Kelly also is shocked that the significant tree designation means the city decides whether he can remove trees from his own property. 'I never knew there was anything that would override a homeowner's concern for his family,' he says. '… If I own the land, I should be able to protect my family. I don't want to wait until it kills my kids.

His wife agrees. 'We love the trees but love the kids more,' she says. 'I can replace a tree, but you can't replace a child.'

Not the first time

The Kowalskis are not the only residents on 202nd to illegally remove a significant tree.

In 1998, an elderly homeowner about a block away cut down a significant tree in her front yard without a permit.

The 120-foot-tall Douglas fir was at least 75 years old and 'completely dead,' says Ken Onyima, a senior city planner who handled the case. 'There wasn't even any needles on it.'

Onyima still has a cartoon about the case on his office wall. In it an SWAT team member yells at a little old lady, 'Drop the pruners, grandma, and nobody gets hurt.'

A hearings officer eventually granted a retroactive tree removal permit based on an arborist's report stating that the tree was a hazard to public safety, pedestrians, traffic and personal property.

The tree had been damaged due to 'natural or accidental causes,' which lead the city to strip the tree of its 'significant status.'

It was the least city officials could do. After all, the cause of the tree death's was attributed to sewer and road construction that damaged its root system.

Art Israelson lives about a block from the 1998 stump and about two blocks from the Kowalskis.

He says hazardous trees are not uncommon for the grove. Most of the protected trees are not old growth but second growth. Many have been topped, resulting in extensive rot and trees that fall in the wet, windy winter months. If fact, one tree fell last winter directly across the street from his house.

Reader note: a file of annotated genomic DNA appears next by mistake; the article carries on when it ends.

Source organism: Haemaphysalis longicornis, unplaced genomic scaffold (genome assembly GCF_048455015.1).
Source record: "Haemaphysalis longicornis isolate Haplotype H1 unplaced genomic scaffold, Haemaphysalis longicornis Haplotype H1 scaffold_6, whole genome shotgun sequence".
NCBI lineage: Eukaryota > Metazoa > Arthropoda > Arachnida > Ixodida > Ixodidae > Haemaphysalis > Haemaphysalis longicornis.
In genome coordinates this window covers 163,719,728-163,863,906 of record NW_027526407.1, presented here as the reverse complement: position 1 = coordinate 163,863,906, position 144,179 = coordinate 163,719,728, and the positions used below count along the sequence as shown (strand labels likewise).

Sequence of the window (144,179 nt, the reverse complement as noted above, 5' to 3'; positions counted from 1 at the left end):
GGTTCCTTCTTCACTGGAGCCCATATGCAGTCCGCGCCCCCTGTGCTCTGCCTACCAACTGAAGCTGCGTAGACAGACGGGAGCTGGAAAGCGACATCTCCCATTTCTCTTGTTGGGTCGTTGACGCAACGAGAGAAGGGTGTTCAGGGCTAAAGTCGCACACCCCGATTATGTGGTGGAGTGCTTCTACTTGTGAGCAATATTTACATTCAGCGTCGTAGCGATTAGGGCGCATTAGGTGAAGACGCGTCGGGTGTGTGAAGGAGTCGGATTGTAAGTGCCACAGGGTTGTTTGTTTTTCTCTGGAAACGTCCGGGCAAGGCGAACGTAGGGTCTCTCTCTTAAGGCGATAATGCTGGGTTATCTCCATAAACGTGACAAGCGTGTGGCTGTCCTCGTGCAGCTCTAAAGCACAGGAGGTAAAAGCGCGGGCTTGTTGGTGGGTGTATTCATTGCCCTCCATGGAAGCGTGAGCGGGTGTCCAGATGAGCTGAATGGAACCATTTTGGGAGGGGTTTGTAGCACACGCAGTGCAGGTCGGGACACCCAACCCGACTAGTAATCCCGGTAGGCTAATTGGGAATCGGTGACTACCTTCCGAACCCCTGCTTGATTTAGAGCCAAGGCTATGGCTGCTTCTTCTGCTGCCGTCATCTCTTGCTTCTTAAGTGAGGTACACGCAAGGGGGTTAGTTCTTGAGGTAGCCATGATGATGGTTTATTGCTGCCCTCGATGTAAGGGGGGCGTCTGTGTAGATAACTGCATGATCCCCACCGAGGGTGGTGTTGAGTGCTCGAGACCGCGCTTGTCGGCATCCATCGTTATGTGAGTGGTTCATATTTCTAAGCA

Urban infrastructure - roads, pipes, the sewer lines required when Rockwood was annexed into Gresham in the 1980s - all took a toll on root systems. 'It's a wonder that more of them don't fall down,' Israelson says.

With that in mind, Israelson can sympathize with owners of hazardous significant trees. 'If it's a proven hazard, they should be removed,' he says.

But Israelson doesn't sympathize with the Kowalskis. 'There are procedures they are supposed to follow, and they didn't,' he says.

The Booths agree. 'It's one thing to do it legally,' Harold Booth says. 'It's another thing just to do it.'

Check rules before cutting

Before you cut a Gresham tree, contact the city for a code tutorial. The city has many detailed rules about everything from trimming significant trees to removing street trees.

Those who remove a significant tree can face the following penalties:

• Civil penalties up to three times the value of the tree. An arborist, hired at the expense of the violator, determines that value.

• A court order could allow the city to confiscate the cut trees so the violator can't profit off them. The courts also may order the violator to pay all confiscation-associated costs.

• A $50 fine for each 'point of damage' to a significant tree. Examples of points of damage are a removed branch, a damaged root or a nail driven into the tree to publicize a garage sale.

• The violator also could be required to replace the cut trees with 'like trees that equal the replacement value of the lost trees.'

Find a significant tree in your neighborhood

Members of Gresham's Tree Preservation Committee nominates trees for significant tree status, but property owners must agree to the designation, said Committee Chairwoman Glenna Borg.

Significant trees can have historic value, such as Gresham's Centennial Tree, a big leaf maple at West Gresham Elementary School. They can just be a particularly stunning specimen, like a Tulip tree at 456 S.E. Roberts. Or they can be unusual, such as a rare American chestnut tree at 175 S.W. Towle Ave.

To find out if you have a significant tree on your property, or to nominate a tree for consideration, log onto Gresham's Web site at www.ci.Gresham.or.us. Under city services, select advisory committees and click on 'tree preservation.' Then select the tree preservation committee link. There you can access a list of significant trees, complete with addresses.

A word of caution: The list was last updated three years ago, so more recent additions are not included.